Lichtman is also the treasurer and an active volunteer of his religious congregation, Temple Beth Torah in Wellington, and enjoys having the opportunity to apply his profession in a nonprofit way.

For more info., call (561) 792-2008 or e-mail


Frenette Dor Of Dor Life Spa Is Passionate About Health & Wellness

Frenette Dor Of Dor Life Spa Is Passionate About Health & Wellness

Frenette Dor, the owner of Dor Life Spa & Wellness Center, finds great joy in being an intricate part of the wellness of others. As a state-licensed, certified massage therapist, aesthetician and skincare specialist, she has been in the business for 15 years, moving to a new, larger location in May.

“We are now in the original Wellington Mall in a bigger, nicer location where we can offer more services,” Dor said. “My clients choose my spa because my job is not finished until my client is satisfied.”

In fact, client satisfaction is her top goal. “There are many spas in Wellington, but what sets me apart from them is that I make sure that each client feels like they are the only customer I have,” Dor said. “I always strive to make certain that my clients feel like their service was like no other they have ever experienced.”

The staff at Dor Life Spa includes a holistic doctor, registered nurse, nurse practitioner and therapists providing complete services for massage therapy, facials, bio-therapy, nutritional therapy, weight loss and weight maintenance treatments with an emphasis on eating clean and healthy, skin care, contouring, medical-grade chemical peels and more.

Dr. Melissa Peters is a certified holistic nutrition practitioner. A member of the National Association of Nutrition Professionals and the American Holistic Health Association, Peters focuses on increasing the “gut-brain” function, as well as power, strength and endurance among individuals and athletes.

Recovering from severe health issues of her own lead Peters to return to school in order to better care for herself and her family. Earning a master’s degree in health and nutrition education and a doctorate in holistic sports nutrition, she has also worked as a health coach and conducted research in nutritional protocols for Alzheimer’s prevention.

Peters is an expert on genetic and environmental factors pertaining to optimal nutrition. Like Dor, she is passionate in her efforts to enable clients to achieve wonderful health through the use of proper nutrients, knowledge and guidance. She works with a broad range of clients, including children and adults.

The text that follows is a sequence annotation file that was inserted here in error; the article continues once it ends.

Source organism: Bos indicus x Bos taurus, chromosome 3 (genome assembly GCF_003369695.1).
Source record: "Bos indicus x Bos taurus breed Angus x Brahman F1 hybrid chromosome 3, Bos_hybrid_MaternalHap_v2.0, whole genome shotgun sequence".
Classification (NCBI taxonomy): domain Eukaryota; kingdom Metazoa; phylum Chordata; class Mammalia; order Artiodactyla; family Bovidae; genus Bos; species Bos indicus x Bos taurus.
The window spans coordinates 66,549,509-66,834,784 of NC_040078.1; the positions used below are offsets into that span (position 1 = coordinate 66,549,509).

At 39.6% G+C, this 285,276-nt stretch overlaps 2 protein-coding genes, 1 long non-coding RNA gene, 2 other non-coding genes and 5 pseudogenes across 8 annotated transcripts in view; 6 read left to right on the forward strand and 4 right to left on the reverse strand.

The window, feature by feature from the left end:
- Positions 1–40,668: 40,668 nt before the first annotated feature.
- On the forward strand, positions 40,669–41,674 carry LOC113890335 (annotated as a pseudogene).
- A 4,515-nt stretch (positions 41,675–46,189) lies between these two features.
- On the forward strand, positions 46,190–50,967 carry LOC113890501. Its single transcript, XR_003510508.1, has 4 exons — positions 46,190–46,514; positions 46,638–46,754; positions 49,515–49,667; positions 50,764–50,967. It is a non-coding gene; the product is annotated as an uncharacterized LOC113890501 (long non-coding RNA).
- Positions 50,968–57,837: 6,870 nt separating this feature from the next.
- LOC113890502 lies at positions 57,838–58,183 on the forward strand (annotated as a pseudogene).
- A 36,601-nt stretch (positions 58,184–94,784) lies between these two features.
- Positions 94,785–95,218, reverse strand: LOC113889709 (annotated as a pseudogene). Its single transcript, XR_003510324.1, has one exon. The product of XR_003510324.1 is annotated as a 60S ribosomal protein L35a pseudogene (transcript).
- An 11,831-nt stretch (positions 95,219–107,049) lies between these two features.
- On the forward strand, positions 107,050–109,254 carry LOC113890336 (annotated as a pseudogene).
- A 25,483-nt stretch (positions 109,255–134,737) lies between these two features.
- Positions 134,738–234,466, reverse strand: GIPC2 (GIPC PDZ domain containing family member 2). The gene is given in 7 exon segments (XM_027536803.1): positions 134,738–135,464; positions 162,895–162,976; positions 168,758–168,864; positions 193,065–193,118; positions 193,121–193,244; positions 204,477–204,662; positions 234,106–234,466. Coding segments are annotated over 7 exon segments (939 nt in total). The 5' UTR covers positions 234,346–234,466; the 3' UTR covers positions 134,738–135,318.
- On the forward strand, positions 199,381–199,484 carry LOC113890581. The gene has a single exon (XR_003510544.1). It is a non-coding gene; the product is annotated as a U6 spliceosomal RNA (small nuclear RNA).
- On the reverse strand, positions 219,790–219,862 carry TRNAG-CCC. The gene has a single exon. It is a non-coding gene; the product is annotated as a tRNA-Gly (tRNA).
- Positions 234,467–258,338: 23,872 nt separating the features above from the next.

Marthany Jean Baptiste has been a registered nurse since 2012. As a nurse, she has focused on crucial care and emergency room nursing and has also worked as a personal trainer. She has a bachelor’s degree in physical education with a primary focus on exercise science.

Baptiste earned her bachelor’s degree in nursing from South University in West Palm Beach. She is a new mother of her daughter, Renee, and is an active board member for a nonprofit organization promoting wellness in the community.

With extensive experience, many certifications and a decade-and-a-half in the spa and wellness business, Dor puts her focus on holistic methods, noting that they can be powerful painkillers without the side effects. “Massage is for more than just relaxation,” she said. “Natural painkillers released can help with chronic pain.”

The spa offers a long list of services.

“We offer a number of services that benefit so many different factors,” Dor said. “This would include doctor-endorsed nutrient body sculpt. Our formulation has been effective in a variety of consumer settings. Many clients see benefits after just one or two sessions and immediately start feeling more toned and relaxed.”

At the spa, Dor and her team use specialty products to optimize the benefits of the services.

“Our propriety solution is vegan,” Dor said. “It is a natural, premium product that tightens and tones, improves body contour, lifts thighs, buttocks and breasts, minimizes fine lines, improves mental clarity, relieves stress and relaxes the body.”

Several of the services are for people suffering from chronic pain.